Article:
Jan. 1 (Bloomberg) -- Israeli stocks surged the most in almost 10 months after the U.S. Senate passed a bipartisan budget deal, agreeing to undo the potential economic harm of $600 billion in tax increases and spending cuts.
The benchmark TA-25 Index rose, with 24 of the 25 members advancing, pushing the index 2.5 percent higher, the most since Mar. 14, at the close in Tel Aviv. Bonds fell as investors’ risk appetite increased, sending the yield on the benchmark 10-year bond six basis points higher to 3.67 percent. The shekel advanced 0.1 percent to 3.7292 per dollar at 4:41 p.m. in Israel.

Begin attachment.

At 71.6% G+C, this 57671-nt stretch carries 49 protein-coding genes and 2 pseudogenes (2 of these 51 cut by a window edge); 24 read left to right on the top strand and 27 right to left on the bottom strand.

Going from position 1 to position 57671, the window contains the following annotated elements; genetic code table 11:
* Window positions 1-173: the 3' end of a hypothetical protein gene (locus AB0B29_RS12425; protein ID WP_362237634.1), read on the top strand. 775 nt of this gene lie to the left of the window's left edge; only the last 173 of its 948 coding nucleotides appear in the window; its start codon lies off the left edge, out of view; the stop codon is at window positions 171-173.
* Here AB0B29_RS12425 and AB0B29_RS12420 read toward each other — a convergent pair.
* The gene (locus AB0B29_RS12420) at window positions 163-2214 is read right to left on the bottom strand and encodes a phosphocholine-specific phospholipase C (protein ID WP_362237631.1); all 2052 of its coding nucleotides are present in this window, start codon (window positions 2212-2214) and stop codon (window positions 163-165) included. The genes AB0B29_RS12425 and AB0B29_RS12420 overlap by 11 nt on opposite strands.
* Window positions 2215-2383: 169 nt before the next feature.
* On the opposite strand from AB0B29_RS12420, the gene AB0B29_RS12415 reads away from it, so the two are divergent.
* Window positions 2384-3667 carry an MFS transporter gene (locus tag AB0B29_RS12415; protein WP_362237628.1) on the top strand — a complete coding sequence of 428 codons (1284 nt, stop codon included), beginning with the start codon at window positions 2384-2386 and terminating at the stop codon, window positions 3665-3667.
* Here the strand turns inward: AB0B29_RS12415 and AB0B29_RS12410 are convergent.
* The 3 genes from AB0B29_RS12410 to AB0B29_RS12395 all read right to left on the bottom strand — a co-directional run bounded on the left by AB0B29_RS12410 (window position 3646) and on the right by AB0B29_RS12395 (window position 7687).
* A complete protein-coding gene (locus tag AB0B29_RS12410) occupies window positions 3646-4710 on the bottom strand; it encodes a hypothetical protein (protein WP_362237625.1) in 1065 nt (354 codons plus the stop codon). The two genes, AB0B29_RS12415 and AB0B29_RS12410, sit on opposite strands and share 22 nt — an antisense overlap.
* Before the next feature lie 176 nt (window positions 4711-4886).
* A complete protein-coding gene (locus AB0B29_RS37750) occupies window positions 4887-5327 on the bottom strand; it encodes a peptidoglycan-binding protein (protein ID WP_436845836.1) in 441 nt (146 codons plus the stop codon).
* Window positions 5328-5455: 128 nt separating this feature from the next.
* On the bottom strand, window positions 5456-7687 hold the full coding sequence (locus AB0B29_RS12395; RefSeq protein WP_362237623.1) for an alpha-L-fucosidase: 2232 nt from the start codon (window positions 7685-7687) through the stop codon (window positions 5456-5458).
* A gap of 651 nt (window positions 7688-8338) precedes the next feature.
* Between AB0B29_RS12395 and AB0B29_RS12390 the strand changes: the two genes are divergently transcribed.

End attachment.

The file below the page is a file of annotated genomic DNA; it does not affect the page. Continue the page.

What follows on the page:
The Senate deal shifts the pressure to House Speaker John Boehner, who hasn’t said if he’ll accept the agreement. He will face difficulty mustering Republican votes for any bill with higher taxes for 2013 than they were in 2012.
“There was a lot uncertainty about whether there would be some kind of deal,” said Sharon Naveh, head of the international sales desk at Migdal Capital Markets Ltd. in Tel Aviv. “With this deal, the market is somewhat hopeful that the global economic situation might not deteriorate so sharply.”
The accord would make permanent the tax cuts for most households that expired at midnight, continue expanded unemployment benefits and delay automatic spending cuts for two months.
Bank Leumi Le-Israel led the TA-25 Index’s gains, adding 4.4 percent to 13.23 shekels, the highest since August 2011. Mellanox Technologies Ltd. was the gauge’s only decliner, slipping 0.4 percent to 223.9 shekels.
To contact the reporter on this story: David Wainer in Tel Aviv at email@example.com
To contact the editor responsible for this story: Alaa Shahine at firstname.lastname@example.org